• People employed in 2013: 30,183
  • Jobs added from 2013 – 2014 numbered 923 a 3% growth
  • Median earnings per hour: $16.93

Inspectors, Testers and Sorters

Workers in these growing temp jobs review products for defects and problems.

  • People employed in 2013 were  28,178
  • Jobs added 2013 – 2014 totaled 873 resulting in 3% growth
  • Median earnings per hour: $16.57

Tractor-Trailer Truck Drivers

Drivers are responsible for transporting goods over the road to different locations.

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  • People employed in this area in 2013 : 24,527
  • Jobs added 2013 – 2014 were 767 meaning a 3% growth
  • Median earnings per hour: $18.37

Machinists

These workers operate machinery to produce metal parts and instruments. They are often subject to contracts and agreements companies gain for specified work.

  • People employed in 2013: 23,182
  • Jobs added 2013 – 2014 were 722 with a 3% growth
  • Median earnings per hour: $18.99

Sales Representatives

These workers of course sell products and services to businesses and individuals.

  • People employed in 2013 were 22,984
  • Jobs added 2013 – 2014 were  684 with a 3% growth
  • Median earnings per hour: $24.45

Computer User Support Specialists

These workers give support with computer hardware and software needs.

  • People employed in 2013 were 17, 895
  • Jobs added 2013 – 2014 were 544 marking a  3% growth
  • Median earnings per hour: $22.32

Temporary jobs are available in virtually every industry. They work well if you are entry-level or re-entering after an absence. They can also benefit you if you are seeking to change careers. If temp work is right for you, check out one of these growing temp jobs you could do.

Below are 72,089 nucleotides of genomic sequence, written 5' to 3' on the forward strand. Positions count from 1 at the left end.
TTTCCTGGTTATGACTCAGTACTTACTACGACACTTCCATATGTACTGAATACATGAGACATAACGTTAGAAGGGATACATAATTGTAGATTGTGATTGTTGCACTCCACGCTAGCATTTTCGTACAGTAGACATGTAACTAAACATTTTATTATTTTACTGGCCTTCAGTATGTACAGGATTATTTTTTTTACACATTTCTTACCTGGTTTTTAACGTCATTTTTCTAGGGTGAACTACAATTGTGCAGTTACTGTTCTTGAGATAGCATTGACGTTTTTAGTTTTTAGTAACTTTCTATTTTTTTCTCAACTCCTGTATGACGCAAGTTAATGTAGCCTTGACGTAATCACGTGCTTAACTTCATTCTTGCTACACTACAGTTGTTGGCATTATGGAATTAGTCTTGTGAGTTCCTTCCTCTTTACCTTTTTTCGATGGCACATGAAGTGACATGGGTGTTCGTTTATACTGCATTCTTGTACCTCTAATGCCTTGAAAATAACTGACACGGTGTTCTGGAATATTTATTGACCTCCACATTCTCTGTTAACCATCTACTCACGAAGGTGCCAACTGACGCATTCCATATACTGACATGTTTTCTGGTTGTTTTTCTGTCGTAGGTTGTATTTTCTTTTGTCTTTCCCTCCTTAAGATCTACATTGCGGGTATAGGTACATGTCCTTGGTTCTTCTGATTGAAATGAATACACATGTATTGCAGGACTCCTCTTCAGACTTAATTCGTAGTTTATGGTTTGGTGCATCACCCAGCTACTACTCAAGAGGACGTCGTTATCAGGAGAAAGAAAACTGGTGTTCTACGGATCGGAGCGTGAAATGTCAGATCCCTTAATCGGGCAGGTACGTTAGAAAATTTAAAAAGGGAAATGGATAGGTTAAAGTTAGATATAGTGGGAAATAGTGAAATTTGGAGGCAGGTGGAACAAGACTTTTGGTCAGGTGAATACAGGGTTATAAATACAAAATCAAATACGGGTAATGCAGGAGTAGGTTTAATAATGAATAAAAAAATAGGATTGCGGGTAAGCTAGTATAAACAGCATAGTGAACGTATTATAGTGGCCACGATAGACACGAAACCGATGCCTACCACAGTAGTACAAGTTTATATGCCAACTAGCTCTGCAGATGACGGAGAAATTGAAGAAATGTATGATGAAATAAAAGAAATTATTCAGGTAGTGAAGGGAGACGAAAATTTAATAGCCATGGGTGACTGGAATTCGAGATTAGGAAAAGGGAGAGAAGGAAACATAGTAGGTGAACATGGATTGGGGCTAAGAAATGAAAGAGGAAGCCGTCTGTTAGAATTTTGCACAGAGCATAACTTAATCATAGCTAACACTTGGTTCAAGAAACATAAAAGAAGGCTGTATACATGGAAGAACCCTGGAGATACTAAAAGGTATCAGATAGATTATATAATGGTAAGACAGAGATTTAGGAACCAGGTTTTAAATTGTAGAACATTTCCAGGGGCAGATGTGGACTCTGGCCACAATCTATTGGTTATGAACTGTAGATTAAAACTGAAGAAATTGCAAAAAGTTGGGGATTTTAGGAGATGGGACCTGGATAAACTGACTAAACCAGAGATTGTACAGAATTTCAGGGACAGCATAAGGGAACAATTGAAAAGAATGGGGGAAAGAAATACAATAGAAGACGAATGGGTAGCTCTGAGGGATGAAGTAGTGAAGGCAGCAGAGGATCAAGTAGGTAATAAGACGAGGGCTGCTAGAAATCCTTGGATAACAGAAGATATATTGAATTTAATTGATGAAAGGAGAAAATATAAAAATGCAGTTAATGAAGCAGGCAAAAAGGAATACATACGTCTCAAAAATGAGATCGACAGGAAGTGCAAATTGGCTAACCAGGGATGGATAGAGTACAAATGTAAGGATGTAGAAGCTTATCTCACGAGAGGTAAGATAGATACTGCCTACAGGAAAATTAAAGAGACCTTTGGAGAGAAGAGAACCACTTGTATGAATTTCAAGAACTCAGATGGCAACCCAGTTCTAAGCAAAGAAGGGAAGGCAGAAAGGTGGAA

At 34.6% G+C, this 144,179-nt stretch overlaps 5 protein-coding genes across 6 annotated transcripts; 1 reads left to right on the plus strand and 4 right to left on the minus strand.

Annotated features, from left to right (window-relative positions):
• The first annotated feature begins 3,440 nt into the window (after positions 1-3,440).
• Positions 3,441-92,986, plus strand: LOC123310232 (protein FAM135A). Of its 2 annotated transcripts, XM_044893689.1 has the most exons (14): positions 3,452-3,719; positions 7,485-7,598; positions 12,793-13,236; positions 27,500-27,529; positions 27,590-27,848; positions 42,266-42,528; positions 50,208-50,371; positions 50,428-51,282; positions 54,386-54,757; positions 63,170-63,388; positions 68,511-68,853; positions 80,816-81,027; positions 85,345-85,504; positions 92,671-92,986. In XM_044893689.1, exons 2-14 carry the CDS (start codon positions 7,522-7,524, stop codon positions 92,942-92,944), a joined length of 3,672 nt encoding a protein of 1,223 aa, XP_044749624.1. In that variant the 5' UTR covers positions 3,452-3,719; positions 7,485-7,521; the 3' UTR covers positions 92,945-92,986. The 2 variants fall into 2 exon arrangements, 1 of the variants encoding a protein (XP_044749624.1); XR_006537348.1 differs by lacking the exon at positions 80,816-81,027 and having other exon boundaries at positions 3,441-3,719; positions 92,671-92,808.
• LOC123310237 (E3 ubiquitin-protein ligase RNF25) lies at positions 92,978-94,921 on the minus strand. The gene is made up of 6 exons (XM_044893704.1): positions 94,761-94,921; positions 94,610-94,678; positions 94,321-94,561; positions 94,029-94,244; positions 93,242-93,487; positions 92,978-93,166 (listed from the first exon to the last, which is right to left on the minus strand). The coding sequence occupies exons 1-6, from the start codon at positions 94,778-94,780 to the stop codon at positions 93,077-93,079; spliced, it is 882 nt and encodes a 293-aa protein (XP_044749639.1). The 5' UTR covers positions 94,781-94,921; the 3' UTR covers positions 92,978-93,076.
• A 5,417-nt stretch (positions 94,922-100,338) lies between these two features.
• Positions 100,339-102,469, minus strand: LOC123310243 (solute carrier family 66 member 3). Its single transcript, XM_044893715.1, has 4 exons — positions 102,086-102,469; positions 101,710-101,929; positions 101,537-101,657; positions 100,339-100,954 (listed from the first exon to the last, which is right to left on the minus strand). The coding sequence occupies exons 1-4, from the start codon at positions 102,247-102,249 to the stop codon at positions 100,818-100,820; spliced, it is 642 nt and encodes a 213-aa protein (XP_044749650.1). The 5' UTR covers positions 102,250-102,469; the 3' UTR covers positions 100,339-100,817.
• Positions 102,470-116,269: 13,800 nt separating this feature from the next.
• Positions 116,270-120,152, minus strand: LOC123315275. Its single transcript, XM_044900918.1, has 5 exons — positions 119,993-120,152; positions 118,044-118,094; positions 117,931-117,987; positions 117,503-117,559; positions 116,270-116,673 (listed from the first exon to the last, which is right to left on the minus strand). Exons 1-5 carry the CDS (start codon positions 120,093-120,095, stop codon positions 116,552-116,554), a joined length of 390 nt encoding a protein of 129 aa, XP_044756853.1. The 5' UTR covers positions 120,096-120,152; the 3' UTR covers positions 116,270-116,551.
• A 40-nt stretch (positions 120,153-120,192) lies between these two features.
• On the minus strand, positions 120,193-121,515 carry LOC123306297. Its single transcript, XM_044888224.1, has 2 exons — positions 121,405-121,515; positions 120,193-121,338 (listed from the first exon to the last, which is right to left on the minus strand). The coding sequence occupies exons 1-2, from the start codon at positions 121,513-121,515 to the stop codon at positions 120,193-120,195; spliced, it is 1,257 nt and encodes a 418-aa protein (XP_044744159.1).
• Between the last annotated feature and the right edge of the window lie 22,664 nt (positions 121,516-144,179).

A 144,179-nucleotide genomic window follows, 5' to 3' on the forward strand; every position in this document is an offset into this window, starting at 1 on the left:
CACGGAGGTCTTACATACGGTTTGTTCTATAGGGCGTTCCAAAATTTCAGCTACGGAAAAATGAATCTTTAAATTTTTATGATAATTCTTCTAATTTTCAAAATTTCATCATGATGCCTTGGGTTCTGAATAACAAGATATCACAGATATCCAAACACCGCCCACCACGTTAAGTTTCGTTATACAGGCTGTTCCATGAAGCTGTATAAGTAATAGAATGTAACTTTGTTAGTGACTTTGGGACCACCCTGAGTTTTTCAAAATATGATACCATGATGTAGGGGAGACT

Featured photo credit: cohdra via mrg.bz

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Last Updated on July 16, 2019

7 Powerful Habits To Win In Office Politics

7 Powerful Habits To Win In Office Politics

Office politics – a taboo word for some people. It’s a pervasive thing at the workplace.

In its simplest form, workplace politics is simply about the differences between people at work; differences in opinions, conflicts of interests are often manifested as office politics. It all goes down to human communications and relationships.

There is no need to be afraid of office politics. Top performers are those who have mastered the art of winning in office politics. Below are 7 good habits to help you win at the workplace:

1. Be Aware You Have a Choice

The most common reactions to politics at work are either fight or flight. It’s normal human reaction for survival in the wild, back in the prehistoric days when we were still hunter-gatherers.

Sure, the office is a modern jungle, but it takes more than just instinctive reactions to win in office politics. Instinctive fight reactions will only cause more resistance to whatever you are trying to achieve; while instinctive flight reactions only label you as a pushover that people can easily take for granted. Neither options are appealing for healthy career growth.

Winning requires you to consciously choose your reactions to the situation. Recognize that no matter how bad the circumstances, you have a choice in choosing how you feel and react. So how do you choose? This bring us to the next point…